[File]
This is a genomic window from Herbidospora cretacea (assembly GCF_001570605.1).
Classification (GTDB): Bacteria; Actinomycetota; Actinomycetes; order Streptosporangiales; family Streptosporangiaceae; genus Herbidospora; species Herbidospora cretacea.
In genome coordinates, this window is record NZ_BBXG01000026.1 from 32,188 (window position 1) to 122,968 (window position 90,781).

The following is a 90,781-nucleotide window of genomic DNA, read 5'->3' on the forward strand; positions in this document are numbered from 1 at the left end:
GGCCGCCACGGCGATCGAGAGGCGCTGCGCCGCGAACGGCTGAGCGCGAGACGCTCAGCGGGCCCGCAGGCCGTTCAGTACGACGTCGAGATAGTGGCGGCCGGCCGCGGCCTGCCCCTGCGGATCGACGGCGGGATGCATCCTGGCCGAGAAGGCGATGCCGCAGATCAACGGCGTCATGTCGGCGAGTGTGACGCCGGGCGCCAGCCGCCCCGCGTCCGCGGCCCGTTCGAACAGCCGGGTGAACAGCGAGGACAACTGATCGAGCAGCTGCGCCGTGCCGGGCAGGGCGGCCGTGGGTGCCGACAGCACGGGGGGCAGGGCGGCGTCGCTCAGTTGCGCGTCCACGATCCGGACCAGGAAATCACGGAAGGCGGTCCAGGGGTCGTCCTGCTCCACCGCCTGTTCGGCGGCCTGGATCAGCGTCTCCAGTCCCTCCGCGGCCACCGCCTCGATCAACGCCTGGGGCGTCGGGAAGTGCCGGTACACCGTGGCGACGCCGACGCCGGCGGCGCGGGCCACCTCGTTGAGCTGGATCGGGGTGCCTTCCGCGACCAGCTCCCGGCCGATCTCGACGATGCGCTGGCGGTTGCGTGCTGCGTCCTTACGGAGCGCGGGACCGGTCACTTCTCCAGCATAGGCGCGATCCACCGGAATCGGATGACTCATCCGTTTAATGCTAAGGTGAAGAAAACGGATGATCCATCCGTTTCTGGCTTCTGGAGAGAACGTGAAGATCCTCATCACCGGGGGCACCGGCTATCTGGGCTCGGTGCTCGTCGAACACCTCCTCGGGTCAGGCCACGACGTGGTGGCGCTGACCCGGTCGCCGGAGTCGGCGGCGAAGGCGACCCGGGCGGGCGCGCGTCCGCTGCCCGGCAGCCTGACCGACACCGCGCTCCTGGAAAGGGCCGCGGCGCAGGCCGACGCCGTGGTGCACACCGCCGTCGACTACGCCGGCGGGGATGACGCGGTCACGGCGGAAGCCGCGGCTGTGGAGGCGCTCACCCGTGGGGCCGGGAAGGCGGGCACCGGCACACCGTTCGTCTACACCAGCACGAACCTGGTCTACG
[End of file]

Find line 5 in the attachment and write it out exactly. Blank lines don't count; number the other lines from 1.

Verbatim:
GGCCGCCACGGCGATCGAGAGGCGCTGCGCCGCGAACGGCTGAGCGCGAGACGCTCAGCGGGCCCGCAGGCCGTTCAGTACGACGTCGAGATAGTGGCGGCCGGCCGCGGCCTGCCCCTGCGGATCGACGGCGGGATGCATCCTGGCCGAGAAGGCGATGCCGCAGATCAACGGCGTCATGTCGGCGAGTGTGACGCCGGGCGCCAGCCGCCCCGCGTCCGCGGCCCGTTCGAACAGCCGGGTGAACAGCGAGGACAACTGATCGAGCAGCTGCGCCGTGCCGGGCAGGGCGGCCGTGGGTGCCGACAGCACGGGGGGCAGGGCGGCGTCGCTCAGTTGCGCGTCCACGATCCGGACCAGGAAATCACGGAAGGCGGTCCAGGGGTCGTCCTGCTCCACCGCCTGTTCGGCGGCCTGGATCAGCGTCTCCAGTCCCTCCGCGGCCACCGCCTCGATCAACGCCTGGGGCGTCGGGAAGTGCCGGTACACCGTGGCGACGCCGACGCCGGCGGCGCGGGCCACCTCGTTGAGCTGGATCGGGGTGCCTTCCGCGACCAGCTCCCGGCCGATCTCGACGATGCGCTGGCGGTTGCGTGCTGCGTCCTTACGGAGCGCGGGACCGGTCACTTCTCCAGCATAGGCGCGATCCACCGGAATCGGATGACTCATCCGTTTAATGCTAAGGTGAAGAAAACGGATGATCCATCCGTTTCTGGCTTCTGGAGAGAACGTGAAGATCCTCATCACCGGGGGCACCGGCTATCTGGGCTCGGTGCTCGTCGAACACCTCCTCGGGTCAGGCCACGACGTGGTGGCGCTGACCCGGTCGCCGGAGTCGGCGGCGAAGGCGACCCGGGCGGGCGCGCGTCCGCTGCCCGGCAGCCTGACCGACACCGCGCTCCTGGAAAGGGCCGCGGCGCAGGCCGACGCCGTGGTGCACACCGCCGTCGACTACGCCGGCGGGGATGACGCGGTCACGGCGGAAGCCGCGGCTGTGGAGGCGCTCACCCGTGGGGCCGGGAAGGCGGGCACCGGCACACCGTTCGTCTACACCAGCACGAACCTGGTCTACG